Portfolio carbon footprinting and climate risk (2019)

The Montréal Carbon Pledge encourages investors to monitor, disclose and reduce the carbon footprint associated with their investment portfolios.

As part of our ongoing commitment to the Montréal Carbon Pledge, Rathbone Greenbank has disclosed the carbon footprint associated with its direct equity holdings. We believe transparency is a necessary first step in the process of managing and mitigating the carbon impacts of investment portfolios.

As at 31 December 2019, for every £1 million in equity investments managed, Rathbone Greenbank ‘owned’ 85.73 tonnes of CO2e. The same amount passively invested in the FTSE 350 would have resulted in 244.56 tonnes CO2e being ‘owned’ – a difference of 65%. Direct equity investments comprised 35% of Rathbone Greenbank’s total assets under management at 31 December 2019.

This difference has again increased, showing that Rathbone Greenbank’s equity holdings continue to decarbonise at a faster rate than the wider UK market. 

Source: Rathbone Greenbank, based on annual company responses to CDP

The year-on-year improvement within the equity portion of Rathbone Greenbank’s portfolios can be explained by an overall reduction in the annual carbon emissions of investee companies and stock selection that avoids the most carbon-intensive companies. It is disappointing to see a reversal in the trend of decarbonisation among FTSE 350 constituents (excluding investment trusts). Our analysis suggests that this is due to less reliance on estimates together with approximately half of FTSE 350 companies increasing their carbon emissions compared to the previous year. 

Rathbone Greenbank’s ethical, sustainable and impact research team continues to work on ways to improve the scope of its carbon footprint tool. It is seeking to include fixed income investments and managed funds within the calculation, while avoiding double-counting and retaining the ability to benchmark meaningfully against indices. One way of achieving this is to use a weighted average carbon intensity method, which measures a portfolio’s exposure to carbon intensive companies based on each holding’s CO2 emissions per million pounds of sales (as opposed to simply the percentage of shares owned) and adjusting this according to its weighting within a portfolio.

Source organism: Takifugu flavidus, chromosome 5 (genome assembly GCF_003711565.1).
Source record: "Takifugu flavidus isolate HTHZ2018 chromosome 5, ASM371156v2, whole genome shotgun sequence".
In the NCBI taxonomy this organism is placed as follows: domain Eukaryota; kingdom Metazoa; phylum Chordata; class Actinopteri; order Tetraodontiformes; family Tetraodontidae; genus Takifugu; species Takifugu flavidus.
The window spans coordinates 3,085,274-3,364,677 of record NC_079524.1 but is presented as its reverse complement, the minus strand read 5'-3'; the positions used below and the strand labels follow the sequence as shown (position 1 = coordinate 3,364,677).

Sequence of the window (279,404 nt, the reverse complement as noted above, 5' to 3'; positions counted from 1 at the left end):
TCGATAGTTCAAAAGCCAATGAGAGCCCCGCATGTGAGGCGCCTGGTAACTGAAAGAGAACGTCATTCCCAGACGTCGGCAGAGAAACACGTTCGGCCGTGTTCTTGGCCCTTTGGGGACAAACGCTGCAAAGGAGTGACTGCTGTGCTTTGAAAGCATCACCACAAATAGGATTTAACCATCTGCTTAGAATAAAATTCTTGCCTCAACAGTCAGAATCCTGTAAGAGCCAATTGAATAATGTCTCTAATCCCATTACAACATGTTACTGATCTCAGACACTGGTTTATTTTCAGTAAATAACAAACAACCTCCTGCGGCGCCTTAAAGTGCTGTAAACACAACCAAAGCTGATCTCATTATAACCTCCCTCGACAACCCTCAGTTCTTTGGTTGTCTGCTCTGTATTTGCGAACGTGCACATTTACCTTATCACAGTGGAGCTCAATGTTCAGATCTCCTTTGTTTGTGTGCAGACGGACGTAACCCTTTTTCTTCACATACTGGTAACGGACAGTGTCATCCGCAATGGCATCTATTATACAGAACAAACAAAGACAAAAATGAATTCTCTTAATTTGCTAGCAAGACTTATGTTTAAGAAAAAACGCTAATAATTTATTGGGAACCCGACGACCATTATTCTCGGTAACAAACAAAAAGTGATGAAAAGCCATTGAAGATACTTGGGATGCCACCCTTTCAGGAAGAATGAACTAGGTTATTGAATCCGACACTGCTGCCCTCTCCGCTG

Engaging for change – climate sustainable assets

Portfolio carbon footprinting does not take into account the beneficial products and services that may be provided by investee companies. For example, a manufacturer of insulation materials will emit a certain number of tonnes of CO2 per unit of production but its end products may reduce industrial or household emissions by many times as much over their lifetime.

Calculating the carbon footprint of our investments forms only one part of a holistic approach to mitigating climate change and supporting the transition to a low-carbon economy.

Another key element is our engagement programme, which this year includes contributing to the Paris Aligned Investment Initiative (PAII). Launched in May 2019 by the Institutional Investor Group on Climate Change (IIGCC), this collaborative investor project aims to explore how asset owners can align their portfolios to the goals of the Paris Agreement.

Rathbone Greenbank has been an active member of the PAII’s listed equities and corporate fixed income workstream. This group has looked at approaches and methodologies that could be used to transition portfolios as well as discussing what an appropriate company engagement strategy would look like. The PAII’s draft framework is due to be published in June 2020 and a follow-up portfolio test report in September 2020.

We have also been engaging directly with companies to demand better quality climate-related disclosures and encouraging them to set long-term, science-based targets. As part of this, we assess whether an organisation is ‘aligned’, ‘partially aligned’ or ‘misaligned’ with the concept of a ‘climate sustainable asset’, and whether it is directly or indirectly supporting the move to a low-carbon economy. This includes companies with a majority of their revenues derived from climate mitigation technologies and/or renewable or low-carbon energy development, as well as those that have robust policies and targets in place and can demonstrate year-on-year reductions in their own greenhouse gas emissions.